Appetite: Blue Ribbon classics

New York's Bromberg Brothers bring a bit of their welcoming comfort to SF's Renaissance Stanford Court

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Pork nachos to die for ...
PHOTO BY VIRGINIA MILLER

Two of the nicest chefs you'll ever meet, Bruce and Eric Bromberg (brothers), spread the warmth of their NY Blue Ribbon Restaurants globally. I have happy memories of late nights at the original Blue Ribbon Sushi on Sullivan Street long before Blue Ribbon grew to multiple restaurants around NYC. As I write, they are on their way to Las Vegas to open their first restaurant outside NY. They are also touring the world to launch their Blue Ribbon Classics menu at Renaissance Hotel bars... a brief menu of some of the most popular plates and cocktails from their NY restaurants. In SF, the menu just launched at the Stanford Court on Nob Hill, a recently remodeled, chic lobby bar with a youthful hipness (not your typical Nob Hill).

None of this sounds particularly down-to-earth, I'll admit. During a media dinner last week, I went in expecting a tasting and brief "meet and greet" with the chefs. I took stairs down to the now-defunct but historic Fournou's Ovens, an intimate space with the famous stoves lining one wall where whole ducks were roasted daily. The Bromberg bros happily recall their dad bringing them here as kids. There was a long table glowing with candles and fruits, as if at a friend's intimate dinner. The Bromberg's oldest brother was present, as was their dad, cousins, and childhood friend (they grew in New Jersey, so we have that in common). As media, we spent an engaging couple hours with the chefs themselves.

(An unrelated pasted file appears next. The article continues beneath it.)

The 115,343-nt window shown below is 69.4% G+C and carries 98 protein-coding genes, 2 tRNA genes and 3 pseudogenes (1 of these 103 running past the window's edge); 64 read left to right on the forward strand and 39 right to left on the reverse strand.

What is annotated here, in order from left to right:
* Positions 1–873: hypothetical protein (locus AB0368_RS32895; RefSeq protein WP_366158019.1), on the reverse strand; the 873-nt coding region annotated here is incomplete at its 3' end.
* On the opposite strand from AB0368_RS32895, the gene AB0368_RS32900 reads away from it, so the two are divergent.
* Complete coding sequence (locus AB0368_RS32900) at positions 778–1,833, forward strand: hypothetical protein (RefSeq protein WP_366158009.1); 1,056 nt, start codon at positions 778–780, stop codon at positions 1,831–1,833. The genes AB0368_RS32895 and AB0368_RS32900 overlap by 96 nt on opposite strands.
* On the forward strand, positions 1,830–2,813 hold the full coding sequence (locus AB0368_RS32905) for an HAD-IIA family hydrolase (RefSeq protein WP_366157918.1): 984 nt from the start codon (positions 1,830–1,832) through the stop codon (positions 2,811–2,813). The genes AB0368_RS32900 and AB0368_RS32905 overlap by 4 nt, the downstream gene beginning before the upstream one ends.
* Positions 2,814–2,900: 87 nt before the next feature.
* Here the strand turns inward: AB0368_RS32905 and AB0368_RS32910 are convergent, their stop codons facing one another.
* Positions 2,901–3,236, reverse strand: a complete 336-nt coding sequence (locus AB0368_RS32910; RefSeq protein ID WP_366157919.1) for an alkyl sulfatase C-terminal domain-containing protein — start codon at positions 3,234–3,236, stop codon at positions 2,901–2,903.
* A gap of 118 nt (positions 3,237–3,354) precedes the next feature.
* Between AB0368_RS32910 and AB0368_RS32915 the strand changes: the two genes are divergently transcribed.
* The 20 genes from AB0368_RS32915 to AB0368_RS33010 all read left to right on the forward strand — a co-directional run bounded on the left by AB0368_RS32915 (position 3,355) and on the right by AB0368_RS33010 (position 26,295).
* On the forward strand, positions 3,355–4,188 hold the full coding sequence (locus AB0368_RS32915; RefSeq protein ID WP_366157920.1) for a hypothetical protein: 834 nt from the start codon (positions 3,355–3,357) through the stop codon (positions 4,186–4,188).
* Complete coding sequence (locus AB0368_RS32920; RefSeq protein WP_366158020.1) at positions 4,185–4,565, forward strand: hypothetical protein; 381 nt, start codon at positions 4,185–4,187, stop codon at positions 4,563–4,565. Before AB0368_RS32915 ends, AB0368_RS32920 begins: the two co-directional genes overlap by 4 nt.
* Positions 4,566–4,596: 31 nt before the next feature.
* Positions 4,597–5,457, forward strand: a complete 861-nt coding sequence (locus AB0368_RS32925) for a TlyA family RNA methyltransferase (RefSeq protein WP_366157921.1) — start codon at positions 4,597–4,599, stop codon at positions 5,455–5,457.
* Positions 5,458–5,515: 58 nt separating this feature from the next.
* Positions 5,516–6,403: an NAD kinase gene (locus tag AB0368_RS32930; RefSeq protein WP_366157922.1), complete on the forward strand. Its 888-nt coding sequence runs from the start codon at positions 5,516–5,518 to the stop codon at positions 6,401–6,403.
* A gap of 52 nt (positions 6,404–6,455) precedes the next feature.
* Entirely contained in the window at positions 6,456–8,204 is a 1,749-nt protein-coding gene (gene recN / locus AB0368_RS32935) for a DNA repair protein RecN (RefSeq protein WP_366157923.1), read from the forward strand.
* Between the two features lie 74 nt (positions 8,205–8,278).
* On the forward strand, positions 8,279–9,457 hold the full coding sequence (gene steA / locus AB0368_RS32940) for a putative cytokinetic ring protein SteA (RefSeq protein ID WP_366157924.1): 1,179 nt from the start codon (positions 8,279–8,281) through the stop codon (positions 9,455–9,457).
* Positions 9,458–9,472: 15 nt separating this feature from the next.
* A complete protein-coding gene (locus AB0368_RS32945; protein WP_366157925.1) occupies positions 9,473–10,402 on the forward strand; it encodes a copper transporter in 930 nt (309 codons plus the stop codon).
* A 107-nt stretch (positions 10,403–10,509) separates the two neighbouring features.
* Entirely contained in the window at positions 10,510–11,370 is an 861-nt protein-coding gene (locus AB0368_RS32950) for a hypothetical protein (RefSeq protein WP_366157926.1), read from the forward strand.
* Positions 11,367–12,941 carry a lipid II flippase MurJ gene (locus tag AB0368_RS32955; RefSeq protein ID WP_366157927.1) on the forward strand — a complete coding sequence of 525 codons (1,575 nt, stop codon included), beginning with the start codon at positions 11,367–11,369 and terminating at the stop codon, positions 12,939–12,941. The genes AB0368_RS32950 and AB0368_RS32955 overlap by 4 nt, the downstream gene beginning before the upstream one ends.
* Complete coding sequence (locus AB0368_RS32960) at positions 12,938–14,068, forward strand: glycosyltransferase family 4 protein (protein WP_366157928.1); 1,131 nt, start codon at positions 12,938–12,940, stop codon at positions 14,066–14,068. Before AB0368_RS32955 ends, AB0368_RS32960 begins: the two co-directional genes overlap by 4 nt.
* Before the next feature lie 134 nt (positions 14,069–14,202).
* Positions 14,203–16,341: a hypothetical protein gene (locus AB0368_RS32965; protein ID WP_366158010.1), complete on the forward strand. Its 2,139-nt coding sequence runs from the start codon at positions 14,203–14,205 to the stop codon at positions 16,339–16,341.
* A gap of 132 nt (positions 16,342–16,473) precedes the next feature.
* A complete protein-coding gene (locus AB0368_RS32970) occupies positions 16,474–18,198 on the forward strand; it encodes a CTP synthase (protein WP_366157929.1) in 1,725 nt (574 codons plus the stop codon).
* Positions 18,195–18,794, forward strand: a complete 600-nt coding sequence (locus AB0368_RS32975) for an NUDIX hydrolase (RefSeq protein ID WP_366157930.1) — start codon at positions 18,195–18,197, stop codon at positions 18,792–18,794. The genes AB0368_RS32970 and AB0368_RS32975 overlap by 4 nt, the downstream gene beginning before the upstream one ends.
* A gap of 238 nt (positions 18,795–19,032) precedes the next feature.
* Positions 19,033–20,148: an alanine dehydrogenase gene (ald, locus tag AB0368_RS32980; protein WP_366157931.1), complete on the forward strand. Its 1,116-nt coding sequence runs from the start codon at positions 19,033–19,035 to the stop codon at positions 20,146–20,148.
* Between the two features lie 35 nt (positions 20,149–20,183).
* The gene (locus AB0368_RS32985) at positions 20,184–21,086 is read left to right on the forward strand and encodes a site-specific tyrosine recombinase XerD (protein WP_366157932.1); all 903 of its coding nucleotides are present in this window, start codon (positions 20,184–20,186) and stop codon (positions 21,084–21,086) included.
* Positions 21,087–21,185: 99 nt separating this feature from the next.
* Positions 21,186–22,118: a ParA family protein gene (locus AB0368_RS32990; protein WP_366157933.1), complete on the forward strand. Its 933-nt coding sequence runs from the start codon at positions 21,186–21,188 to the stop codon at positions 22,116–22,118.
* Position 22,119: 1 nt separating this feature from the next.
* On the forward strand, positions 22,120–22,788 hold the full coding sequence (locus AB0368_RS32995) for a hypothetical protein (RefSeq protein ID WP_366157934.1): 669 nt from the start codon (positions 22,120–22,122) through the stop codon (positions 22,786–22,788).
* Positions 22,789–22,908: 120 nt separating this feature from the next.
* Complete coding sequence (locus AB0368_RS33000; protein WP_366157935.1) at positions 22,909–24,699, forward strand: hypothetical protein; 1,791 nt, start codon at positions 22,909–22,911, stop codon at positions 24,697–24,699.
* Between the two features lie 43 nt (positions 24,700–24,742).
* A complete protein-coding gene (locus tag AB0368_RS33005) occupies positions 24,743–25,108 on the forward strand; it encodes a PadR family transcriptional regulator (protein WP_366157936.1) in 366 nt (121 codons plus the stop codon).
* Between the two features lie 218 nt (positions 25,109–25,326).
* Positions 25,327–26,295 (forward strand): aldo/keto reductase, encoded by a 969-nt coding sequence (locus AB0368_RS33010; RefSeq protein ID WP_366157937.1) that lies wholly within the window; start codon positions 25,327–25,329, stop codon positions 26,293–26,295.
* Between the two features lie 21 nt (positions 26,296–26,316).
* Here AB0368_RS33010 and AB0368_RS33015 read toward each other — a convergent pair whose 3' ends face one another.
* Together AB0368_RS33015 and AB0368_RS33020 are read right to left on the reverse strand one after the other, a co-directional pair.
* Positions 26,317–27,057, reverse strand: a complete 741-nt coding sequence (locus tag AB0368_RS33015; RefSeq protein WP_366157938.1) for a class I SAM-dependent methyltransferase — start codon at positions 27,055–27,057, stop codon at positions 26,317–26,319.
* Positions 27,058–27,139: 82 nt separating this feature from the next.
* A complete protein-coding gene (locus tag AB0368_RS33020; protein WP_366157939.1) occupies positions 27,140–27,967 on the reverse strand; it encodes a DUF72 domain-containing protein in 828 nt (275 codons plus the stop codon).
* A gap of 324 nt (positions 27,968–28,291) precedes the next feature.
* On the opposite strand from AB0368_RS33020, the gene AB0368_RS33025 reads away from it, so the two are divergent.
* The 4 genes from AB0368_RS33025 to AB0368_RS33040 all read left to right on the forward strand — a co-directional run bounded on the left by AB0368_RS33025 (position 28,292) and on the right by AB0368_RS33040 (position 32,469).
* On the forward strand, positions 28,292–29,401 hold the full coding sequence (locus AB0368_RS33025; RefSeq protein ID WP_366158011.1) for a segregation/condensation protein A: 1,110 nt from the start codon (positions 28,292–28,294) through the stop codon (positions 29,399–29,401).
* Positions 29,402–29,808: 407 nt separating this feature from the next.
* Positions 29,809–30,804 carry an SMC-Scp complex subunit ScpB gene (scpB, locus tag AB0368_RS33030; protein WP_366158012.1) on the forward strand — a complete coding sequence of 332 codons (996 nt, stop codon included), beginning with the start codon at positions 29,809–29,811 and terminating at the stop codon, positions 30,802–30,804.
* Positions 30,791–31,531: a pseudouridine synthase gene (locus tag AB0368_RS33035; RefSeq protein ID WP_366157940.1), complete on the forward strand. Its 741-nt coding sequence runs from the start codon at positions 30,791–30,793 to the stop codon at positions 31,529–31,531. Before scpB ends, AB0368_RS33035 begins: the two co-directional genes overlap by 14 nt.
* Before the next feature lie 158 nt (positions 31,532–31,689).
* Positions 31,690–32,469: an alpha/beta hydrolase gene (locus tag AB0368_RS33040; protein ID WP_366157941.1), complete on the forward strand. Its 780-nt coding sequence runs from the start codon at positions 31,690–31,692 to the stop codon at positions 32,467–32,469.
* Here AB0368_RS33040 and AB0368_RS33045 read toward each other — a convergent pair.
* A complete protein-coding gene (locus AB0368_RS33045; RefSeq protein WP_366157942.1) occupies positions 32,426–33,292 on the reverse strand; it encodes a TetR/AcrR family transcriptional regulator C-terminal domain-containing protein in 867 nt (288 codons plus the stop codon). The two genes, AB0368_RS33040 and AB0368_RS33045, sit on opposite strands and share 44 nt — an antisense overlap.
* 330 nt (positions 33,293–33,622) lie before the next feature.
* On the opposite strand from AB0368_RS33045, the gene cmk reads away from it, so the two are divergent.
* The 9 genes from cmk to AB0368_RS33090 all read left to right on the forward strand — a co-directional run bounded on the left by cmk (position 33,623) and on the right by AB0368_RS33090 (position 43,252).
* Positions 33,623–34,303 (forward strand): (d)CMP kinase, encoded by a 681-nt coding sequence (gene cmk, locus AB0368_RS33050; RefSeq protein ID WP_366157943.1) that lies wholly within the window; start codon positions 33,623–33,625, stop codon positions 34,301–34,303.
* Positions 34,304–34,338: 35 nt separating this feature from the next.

The titular ovens from now-closed Fournou's Ovens

As for the menu, it is glorified bar food, including white bean hummus toasts ($10) drizzled with lemon oil, and their famed fried chicken in the form of wings ($12) with their own Mexican honey. I do have three words I want you to utter when at the Stanford Court bar: pork chip nachos ($6). These are not nachos but tender chicharrones. Yes, it's a pile of pork rinds, soaked ever so subtly, giving the usual crisp a melting factor, tossed with queso fresco, red onion, cilantro and jalapeno. Addictive. Sip a bright Michelada ($10) using Napa Smith pilsner, fresh lime, hot sauce, garnished with a red and green chile, and you have yourself a happy hour indeed.

Pick up the Bromberg Brother's recent cookbook to create their elevated comfort food recipes yourself, like their popular spicy egg shooters (also on the menu at the Stanford Court), baked blintz souffle with brown sugar bananas, or "really good brisket". As the brothers spoke of their mission when founding the first restaurant many years ago, the Blue Ribbon name came from a desire to treat each person, whether a diner or staff, as 'first place': important, welcome, cared for. With some restaurateurs, this could come across disingenuous, and not entirely realistic. As I experienced the way we were treated that night by the Bromberg family, I can see they have not only built their success on this philosophy but that they mean every word.

--Subscribe to Virgina's twice monthly newsletter, The Perfect Spot: http://theperfectspotsf.com

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